Sensor technology, computer technology and network technology are advancing together while demand grows for ways to connect information systems with the real world. Open standards are the key to connectivity, in sensor webs just as in the World Wide Web. Open standards open the door to new solutions for plant security, industrial controls, meteorology, geophysical survey, risk assessment, tracking, logistics, environmental monitoring, defense, logistics, location marketing, energy management, augmented reality and many other applications. Business needs drive the OGC standards process.
The main OGC Standards in the SWE framework are:
The PubSub Standards Working Group is working to produce a version 1.0 implementation standard that clearly defines a standard way to enable publish/subscribe functionality for OGC Web Services. This will be applicable to sensors.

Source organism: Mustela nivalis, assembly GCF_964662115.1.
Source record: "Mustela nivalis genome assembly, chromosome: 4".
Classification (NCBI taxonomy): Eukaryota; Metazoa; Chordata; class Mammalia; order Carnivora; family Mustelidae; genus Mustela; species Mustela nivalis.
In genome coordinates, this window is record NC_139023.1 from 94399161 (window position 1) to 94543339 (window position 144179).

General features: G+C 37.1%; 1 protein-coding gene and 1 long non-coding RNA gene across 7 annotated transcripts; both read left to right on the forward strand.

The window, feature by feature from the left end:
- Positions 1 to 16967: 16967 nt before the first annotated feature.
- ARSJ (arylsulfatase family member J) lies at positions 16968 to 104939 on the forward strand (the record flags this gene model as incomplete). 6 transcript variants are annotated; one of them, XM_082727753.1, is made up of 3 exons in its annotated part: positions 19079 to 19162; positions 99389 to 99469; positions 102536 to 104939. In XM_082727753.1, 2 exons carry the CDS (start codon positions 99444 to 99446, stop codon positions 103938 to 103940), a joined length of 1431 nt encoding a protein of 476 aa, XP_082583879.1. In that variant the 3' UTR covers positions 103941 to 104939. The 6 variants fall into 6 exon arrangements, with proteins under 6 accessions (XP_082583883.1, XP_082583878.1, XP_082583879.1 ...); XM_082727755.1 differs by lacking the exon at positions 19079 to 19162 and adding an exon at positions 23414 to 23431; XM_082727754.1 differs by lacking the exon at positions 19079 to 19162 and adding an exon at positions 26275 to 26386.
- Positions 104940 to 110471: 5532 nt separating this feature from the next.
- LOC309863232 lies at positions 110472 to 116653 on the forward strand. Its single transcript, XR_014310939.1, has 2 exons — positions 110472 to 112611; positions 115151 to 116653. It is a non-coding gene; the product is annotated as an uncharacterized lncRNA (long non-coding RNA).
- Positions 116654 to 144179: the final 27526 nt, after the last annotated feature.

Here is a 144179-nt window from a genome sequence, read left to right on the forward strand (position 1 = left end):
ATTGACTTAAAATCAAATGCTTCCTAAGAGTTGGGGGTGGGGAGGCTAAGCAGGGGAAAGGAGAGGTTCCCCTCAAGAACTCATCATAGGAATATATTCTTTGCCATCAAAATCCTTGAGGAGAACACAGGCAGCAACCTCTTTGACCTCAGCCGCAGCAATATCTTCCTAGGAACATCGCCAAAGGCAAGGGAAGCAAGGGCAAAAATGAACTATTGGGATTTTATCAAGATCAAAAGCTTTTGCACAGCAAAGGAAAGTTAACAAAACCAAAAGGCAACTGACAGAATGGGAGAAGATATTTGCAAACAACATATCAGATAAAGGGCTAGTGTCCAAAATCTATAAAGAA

Other specifications, often documented as OGC Discussion Papers or OGC Public Engineering Reports, are under discussion or in various stages of development on their way to potentially becoming adopted OGC standards. See also OGC Requests.
The strategic agendas of OGC members drive progress toward interoperability and technology convergence. Different communities of practice and communities of interest have different needs and agendas, but often these communities’ needs and agendas overlap. Participating in OGC activities facilitates multi-community and cross-domain cooperation and cost sharing, and implementing OGC standards directly improves data sharing.